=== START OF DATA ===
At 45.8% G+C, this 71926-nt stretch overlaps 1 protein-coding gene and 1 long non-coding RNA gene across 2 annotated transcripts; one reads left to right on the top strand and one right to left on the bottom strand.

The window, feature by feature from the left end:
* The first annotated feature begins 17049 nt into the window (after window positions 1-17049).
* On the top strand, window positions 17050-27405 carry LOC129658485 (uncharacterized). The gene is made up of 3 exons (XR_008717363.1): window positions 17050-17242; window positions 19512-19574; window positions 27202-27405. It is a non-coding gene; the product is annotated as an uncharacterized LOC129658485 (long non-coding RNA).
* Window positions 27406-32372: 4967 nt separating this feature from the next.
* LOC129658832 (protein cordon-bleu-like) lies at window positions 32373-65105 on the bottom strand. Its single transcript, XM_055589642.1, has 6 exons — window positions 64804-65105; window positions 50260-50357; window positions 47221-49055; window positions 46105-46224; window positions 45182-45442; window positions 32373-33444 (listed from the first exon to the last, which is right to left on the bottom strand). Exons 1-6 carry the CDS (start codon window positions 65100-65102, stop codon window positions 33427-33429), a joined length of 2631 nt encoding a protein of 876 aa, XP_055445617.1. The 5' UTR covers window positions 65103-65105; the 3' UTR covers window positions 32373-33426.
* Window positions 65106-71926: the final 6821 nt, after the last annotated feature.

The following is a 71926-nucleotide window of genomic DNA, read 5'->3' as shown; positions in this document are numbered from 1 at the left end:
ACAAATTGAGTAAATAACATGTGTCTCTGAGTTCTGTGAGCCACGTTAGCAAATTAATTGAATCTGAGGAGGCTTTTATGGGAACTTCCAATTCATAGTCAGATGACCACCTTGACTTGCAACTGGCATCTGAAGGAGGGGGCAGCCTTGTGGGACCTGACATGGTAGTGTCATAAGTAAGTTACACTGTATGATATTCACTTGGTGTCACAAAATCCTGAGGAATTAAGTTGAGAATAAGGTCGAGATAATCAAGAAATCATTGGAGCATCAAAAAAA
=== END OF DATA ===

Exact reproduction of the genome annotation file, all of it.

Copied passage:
At 45.8% G+C, this 71926-nt stretch overlaps 1 protein-coding gene and 1 long non-coding RNA gene across 2 annotated transcripts; one reads left to right on the top strand and one right to left on the bottom strand.

The window, feature by feature from the left end:
* The first annotated feature begins 17049 nt into the window (after window positions 1-17049).
* On the top strand, window positions 17050-27405 carry LOC129658485 (uncharacterized). The gene is made up of 3 exons (XR_008717363.1): window positions 17050-17242; window positions 19512-19574; window positions 27202-27405. It is a non-coding gene; the product is annotated as an uncharacterized LOC129658485 (long non-coding RNA).
* Window positions 27406-32372: 4967 nt separating this feature from the next.
* LOC129658832 (protein cordon-bleu-like) lies at window positions 32373-65105 on the bottom strand. Its single transcript, XM_055589642.1, has 6 exons — window positions 64804-65105; window positions 50260-50357; window positions 47221-49055; window positions 46105-46224; window positions 45182-45442; window positions 32373-33444 (listed from the first exon to the last, which is right to left on the bottom strand). Exons 1-6 carry the CDS (start codon window positions 65100-65102, stop codon window positions 33427-33429), a joined length of 2631 nt encoding a protein of 876 aa, XP_055445617.1. The 5' UTR covers window positions 65103-65105; the 3' UTR covers window positions 32373-33426.
* Window positions 65106-71926: the final 6821 nt, after the last annotated feature.

The following is a 71926-nucleotide window of genomic DNA, read 5'->3' as shown; positions in this document are numbered from 1 at the left end:
ACAAATTGAGTAAATAACATGTGTCTCTGAGTTCTGTGAGCCACGTTAGCAAATTAATTGAATCTGAGGAGGCTTTTATGGGAACTTCCAATTCATAGTCAGATGACCACCTTGACTTGCAACTGGCATCTGAAGGAGGGGGCAGCCTTGTGGGACCTGACATGGTAGTGTCATAAGTAAGTTACACTGTATGATATTCACTTGGTGTCACAAAATCCTGAGGAATTAAGTTGAGAATAAGGTCGAGATAATCAAGAAATCATTGGAGCATCAAAAAAA